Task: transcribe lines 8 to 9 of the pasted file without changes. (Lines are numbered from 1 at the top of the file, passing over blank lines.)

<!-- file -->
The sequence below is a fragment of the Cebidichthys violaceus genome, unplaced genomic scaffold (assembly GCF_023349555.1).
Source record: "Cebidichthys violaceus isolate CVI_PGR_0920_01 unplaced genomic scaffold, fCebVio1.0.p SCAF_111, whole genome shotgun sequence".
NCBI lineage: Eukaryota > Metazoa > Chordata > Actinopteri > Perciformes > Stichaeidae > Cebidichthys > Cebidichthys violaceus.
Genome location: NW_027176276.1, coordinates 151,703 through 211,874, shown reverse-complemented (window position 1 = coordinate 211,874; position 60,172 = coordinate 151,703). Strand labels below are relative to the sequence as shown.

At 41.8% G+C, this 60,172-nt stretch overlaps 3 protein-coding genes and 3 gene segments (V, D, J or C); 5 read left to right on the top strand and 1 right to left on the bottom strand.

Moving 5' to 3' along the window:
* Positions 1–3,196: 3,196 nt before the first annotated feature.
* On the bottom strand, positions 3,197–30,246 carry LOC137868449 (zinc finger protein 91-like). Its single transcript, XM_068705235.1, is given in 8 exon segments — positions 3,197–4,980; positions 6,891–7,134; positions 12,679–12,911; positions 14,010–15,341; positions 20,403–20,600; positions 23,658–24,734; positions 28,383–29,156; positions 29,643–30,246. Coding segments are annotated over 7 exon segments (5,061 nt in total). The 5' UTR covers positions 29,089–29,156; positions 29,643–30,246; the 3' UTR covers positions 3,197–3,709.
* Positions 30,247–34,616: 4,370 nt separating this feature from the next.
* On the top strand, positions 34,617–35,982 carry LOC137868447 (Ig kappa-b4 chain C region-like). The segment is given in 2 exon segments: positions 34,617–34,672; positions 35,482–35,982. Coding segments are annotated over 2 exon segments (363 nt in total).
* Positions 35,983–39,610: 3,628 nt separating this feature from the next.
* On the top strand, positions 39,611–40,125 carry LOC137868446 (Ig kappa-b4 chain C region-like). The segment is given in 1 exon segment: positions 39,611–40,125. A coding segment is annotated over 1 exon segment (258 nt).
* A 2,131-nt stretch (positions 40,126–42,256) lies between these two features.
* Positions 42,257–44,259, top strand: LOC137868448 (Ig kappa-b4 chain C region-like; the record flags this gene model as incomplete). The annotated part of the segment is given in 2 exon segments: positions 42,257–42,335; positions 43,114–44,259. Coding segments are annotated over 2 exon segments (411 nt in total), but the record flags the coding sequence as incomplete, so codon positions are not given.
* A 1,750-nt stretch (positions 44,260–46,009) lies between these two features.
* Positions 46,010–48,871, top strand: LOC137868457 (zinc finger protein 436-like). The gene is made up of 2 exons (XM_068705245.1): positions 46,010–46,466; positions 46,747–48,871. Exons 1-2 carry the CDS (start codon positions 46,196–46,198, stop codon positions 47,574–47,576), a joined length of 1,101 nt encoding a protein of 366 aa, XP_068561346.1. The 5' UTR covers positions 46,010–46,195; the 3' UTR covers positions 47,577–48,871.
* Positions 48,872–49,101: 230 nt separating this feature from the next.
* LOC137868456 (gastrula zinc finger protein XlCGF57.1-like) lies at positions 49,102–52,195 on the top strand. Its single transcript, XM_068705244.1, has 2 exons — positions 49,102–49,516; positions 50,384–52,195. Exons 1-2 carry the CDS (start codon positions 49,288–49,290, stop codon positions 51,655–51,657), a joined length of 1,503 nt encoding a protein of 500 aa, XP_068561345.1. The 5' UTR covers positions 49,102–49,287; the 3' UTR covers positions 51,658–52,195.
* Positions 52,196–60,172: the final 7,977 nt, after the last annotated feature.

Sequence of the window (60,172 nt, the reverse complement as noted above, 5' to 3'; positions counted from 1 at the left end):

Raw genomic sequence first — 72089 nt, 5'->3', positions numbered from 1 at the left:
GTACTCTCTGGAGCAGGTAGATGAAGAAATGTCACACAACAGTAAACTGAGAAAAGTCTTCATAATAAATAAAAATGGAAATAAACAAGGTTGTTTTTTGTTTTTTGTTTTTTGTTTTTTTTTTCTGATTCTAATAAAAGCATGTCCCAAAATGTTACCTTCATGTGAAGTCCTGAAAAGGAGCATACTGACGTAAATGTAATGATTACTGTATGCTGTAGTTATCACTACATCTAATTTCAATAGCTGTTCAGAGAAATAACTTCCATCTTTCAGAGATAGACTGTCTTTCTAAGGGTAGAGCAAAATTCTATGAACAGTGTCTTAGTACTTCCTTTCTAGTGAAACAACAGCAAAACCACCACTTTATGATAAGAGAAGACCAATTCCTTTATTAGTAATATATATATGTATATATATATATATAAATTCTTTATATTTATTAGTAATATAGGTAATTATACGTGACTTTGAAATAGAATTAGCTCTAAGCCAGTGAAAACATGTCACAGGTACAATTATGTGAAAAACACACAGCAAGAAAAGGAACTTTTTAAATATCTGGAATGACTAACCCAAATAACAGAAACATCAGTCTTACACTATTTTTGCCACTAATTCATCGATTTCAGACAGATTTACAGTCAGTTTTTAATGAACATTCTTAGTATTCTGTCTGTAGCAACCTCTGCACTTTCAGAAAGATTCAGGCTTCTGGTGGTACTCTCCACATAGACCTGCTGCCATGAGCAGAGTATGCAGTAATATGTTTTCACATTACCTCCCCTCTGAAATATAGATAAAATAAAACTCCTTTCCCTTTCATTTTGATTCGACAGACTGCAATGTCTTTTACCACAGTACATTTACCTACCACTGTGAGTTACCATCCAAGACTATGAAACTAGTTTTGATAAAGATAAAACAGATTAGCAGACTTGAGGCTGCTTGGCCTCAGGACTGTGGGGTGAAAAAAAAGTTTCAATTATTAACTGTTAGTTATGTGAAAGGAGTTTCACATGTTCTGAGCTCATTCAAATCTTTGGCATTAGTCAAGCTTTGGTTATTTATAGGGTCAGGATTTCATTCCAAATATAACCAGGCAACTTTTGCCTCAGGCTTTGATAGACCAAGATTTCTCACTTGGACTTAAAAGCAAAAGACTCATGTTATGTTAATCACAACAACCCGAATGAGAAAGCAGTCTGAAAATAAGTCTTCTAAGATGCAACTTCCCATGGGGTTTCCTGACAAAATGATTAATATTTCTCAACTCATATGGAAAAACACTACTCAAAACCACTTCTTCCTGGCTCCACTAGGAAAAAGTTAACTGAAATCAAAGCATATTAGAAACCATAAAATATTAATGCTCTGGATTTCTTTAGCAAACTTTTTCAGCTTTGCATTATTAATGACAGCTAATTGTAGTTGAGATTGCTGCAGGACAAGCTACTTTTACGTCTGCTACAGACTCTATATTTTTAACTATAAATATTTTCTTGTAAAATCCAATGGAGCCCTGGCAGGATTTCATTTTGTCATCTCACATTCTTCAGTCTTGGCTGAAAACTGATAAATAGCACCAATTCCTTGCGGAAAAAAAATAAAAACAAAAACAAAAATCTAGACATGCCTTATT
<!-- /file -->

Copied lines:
* On the bottom strand, positions 3,197–30,246 carry LOC137868449 (zinc finger protein 91-like). Its single transcript, XM_068705235.1, is given in 8 exon segments — positions 3,197–4,980; positions 6,891–7,134; positions 12,679–12,911; positions 14,010–15,341; positions 20,403–20,600; positions 23,658–24,734; positions 28,383–29,156; positions 29,643–30,246. Coding segments are annotated over 7 exon segments (5,061 nt in total). The 5' UTR covers positions 29,089–29,156; positions 29,643–30,246; the 3' UTR covers positions 3,197–3,709.
* Positions 30,247–34,616: 4,370 nt separating this feature from the next.